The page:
by Ken Lain, the mountain gardener
Could it be time to sell your home? According to Zillow.com residential real estate prices are up 9% this year with an increase of 2.4% in the 12-month forecast. Enhancing your home’s desirability is more than a kitchen remodel or a new bathroom; its neglected landscape can bring down the value of your property.
A front landscape covered in junipers and rocks yells out: “Look how old and outdated I am!” Remodeling your landscape is quicker, easier, and cheaper than remodeling any other part of your home, and updating is important because the landscaping is the first and the last impression of your home.
Brilliant YouTube idea for using a spare tire to pull an ugly plant straight out of the ground.
Landscape plants occasionally need to be trimmed, shaped up, or cut down. For example, hedges are meant to accent your home, not hide it. Now is a good time to cut back overgrown hedges. If necessary, cut them back by a third. They’ll be shorter and looking kind of ugly but will grow back quickly. Give them Watters All Purpose Plant Food, 7-4-4 right after pruning and bright new leaves will emerge within a few weeks.
My loose definition of a weed is any plant in the yard that is unwanted. So, I say don’t be afraid to clear out and replace old tired-looking plants with fresh new ones. That goes for trees, shrubs, flowers, and ground covers. In gardening this is much like an interior designer changing the paint of a home’s interior walls. Remodeling a landscape refreshes the outside appearance of your house, and it’s surprising how much better the gardener feels, too!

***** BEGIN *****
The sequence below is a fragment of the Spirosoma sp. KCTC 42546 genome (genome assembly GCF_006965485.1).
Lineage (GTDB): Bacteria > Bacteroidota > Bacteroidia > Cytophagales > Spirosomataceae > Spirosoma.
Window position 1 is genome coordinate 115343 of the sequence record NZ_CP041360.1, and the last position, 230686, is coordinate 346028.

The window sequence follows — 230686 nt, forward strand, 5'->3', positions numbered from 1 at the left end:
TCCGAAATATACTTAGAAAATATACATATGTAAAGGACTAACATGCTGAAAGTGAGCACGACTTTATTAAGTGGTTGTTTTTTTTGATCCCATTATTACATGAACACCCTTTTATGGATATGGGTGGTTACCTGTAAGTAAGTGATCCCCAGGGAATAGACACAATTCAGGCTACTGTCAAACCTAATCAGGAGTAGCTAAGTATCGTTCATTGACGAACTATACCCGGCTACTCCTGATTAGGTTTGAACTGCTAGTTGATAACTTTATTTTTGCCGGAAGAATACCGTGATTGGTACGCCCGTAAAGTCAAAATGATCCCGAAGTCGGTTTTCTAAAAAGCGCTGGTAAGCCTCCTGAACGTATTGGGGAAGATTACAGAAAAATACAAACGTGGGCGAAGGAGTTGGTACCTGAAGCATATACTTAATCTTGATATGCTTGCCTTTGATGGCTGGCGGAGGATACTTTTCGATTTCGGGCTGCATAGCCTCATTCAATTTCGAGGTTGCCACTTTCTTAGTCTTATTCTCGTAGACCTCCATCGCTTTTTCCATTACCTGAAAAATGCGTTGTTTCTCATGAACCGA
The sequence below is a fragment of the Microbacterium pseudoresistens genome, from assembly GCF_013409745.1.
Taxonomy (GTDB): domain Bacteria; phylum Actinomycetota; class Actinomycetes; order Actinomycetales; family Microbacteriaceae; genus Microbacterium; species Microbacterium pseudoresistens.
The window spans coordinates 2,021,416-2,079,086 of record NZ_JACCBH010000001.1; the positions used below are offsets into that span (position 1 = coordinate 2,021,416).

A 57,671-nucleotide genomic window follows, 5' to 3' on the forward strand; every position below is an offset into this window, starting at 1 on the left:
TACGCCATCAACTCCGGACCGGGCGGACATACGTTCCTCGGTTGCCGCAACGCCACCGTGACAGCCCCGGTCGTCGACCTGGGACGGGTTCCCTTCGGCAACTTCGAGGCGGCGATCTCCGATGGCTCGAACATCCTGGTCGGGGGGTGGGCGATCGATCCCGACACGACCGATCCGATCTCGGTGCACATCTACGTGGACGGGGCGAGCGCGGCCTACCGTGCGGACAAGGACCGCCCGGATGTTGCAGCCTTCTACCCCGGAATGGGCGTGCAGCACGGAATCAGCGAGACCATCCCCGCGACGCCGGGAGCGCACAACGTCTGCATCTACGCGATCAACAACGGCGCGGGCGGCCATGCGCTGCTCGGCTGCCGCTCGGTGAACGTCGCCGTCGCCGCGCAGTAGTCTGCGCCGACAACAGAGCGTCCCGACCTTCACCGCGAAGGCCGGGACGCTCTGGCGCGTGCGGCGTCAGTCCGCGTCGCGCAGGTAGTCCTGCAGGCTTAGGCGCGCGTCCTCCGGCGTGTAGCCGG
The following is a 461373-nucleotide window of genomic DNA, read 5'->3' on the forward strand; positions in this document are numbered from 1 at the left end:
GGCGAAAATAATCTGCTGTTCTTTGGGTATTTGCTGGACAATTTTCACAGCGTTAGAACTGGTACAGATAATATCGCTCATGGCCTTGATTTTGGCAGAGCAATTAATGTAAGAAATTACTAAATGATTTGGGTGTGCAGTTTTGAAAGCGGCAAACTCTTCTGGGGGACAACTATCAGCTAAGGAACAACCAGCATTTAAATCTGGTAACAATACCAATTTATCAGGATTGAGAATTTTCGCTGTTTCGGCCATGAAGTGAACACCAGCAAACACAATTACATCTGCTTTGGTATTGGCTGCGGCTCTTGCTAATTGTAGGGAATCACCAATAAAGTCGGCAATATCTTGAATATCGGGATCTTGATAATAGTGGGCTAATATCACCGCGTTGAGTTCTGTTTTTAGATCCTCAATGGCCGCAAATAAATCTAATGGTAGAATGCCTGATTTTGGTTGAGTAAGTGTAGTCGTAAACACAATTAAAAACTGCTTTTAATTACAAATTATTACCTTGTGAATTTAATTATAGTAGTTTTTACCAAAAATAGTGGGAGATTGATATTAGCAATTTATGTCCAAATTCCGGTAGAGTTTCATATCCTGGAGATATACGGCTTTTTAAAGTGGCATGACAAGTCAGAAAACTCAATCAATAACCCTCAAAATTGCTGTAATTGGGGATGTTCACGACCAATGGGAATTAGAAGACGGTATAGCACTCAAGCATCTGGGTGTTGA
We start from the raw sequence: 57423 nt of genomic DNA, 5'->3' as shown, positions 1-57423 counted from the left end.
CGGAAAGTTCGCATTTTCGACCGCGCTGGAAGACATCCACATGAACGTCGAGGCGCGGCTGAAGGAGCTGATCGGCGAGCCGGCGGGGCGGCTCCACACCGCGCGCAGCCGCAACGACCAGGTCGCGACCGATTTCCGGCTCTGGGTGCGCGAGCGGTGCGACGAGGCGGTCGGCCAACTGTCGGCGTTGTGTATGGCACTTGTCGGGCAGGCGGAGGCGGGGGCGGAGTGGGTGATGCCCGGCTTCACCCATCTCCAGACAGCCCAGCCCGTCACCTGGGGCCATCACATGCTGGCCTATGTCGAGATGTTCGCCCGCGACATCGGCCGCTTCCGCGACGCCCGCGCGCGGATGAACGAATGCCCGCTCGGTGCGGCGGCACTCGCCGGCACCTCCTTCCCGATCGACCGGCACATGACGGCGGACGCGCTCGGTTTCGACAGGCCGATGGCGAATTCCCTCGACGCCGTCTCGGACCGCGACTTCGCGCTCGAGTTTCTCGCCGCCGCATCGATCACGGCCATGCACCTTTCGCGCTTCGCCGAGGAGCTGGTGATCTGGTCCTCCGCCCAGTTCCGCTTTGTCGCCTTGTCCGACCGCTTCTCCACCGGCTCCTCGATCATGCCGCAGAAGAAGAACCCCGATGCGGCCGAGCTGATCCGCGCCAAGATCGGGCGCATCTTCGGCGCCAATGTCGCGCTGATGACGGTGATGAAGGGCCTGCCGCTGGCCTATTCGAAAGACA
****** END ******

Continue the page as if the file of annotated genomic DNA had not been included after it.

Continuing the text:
When remodeling a landscape, keep in mind that some plants can be used to highlight the yard. An excellent plant to fill this bill is the knee high Autumn Sage. It loves our summer heat and thrives with minimal water. Hummingbirds drool over the blazingly red cone-shaped flowers and their super sweet nectar. This sage will happily take to the hottest spots in the yard; it also does well in containers, raised beds, and borders. Except for the hummers, it is not attractive to wildlife; even deer do not care for the taste.
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The U.S. Forest Service completed an interesting study showing that trees and gardens are influences on reducing crime. Quoting from the results, “A 10% increase in leaf canopy was associated with a 12% drop in crime”. “The neighborhoods that had more trees and gardens seemed to have less crime.” Here’s the Forest Service White Paper on the study.
The study ‘connected the dots’ to conclude that the more trees, the more shade . . . the more shade, the more time people want to spend outdoors . . . the more time people spend outdoors, the more eyes on the street, the greater the deterrence on crime.
Maybe local neighborhoods should start a new campaign with the slogan “Plant a tree, stop a crime”.
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A seasonal transition has taken place here at Watters Garden Center. Spring plants like lilac, forsythia, and quince have been replaced with selections of showier summer shrubs. Butterfly bushes, hibiscus, evergreen jasmine, Russian sage, roses, and native yucca have taken prominence, and all are in bloom. Each loves the warmth of our late spring weather and all transplant well despite seasonally climbing temps.
Until next time, I’ll see you in the garden center.
Ken Lain can be found throughout the week at Watters Garden Center, 1815 W. Iron Springs Rd in Prescott, or contacted through his web site at www.wattersgardencenter.com or Facebook page www.facebook.com/WattersGardenCenter .